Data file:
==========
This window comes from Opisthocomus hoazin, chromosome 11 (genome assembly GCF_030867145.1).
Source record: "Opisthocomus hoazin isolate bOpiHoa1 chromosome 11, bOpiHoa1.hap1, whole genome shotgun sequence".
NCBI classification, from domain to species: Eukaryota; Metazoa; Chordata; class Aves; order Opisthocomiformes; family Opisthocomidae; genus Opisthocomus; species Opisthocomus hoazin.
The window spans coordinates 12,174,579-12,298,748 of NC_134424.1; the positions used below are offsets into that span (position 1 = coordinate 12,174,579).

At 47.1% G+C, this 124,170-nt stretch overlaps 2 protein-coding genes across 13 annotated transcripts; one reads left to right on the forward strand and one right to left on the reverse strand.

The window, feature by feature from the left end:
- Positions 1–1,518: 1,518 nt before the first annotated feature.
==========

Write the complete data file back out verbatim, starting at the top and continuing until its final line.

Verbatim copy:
This window comes from Opisthocomus hoazin, chromosome 11 (genome assembly GCF_030867145.1).
Source record: "Opisthocomus hoazin isolate bOpiHoa1 chromosome 11, bOpiHoa1.hap1, whole genome shotgun sequence".
NCBI classification, from domain to species: Eukaryota; Metazoa; Chordata; class Aves; order Opisthocomiformes; family Opisthocomidae; genus Opisthocomus; species Opisthocomus hoazin.
The window spans coordinates 12,174,579-12,298,748 of NC_134424.1; the positions used below are offsets into that span (position 1 = coordinate 12,174,579).

At 47.1% G+C, this 124,170-nt stretch overlaps 2 protein-coding genes across 13 annotated transcripts; one reads left to right on the forward strand and one right to left on the reverse strand.

The window, feature by feature from the left end:
- Positions 1–1,518: 1,518 nt before the first annotated feature.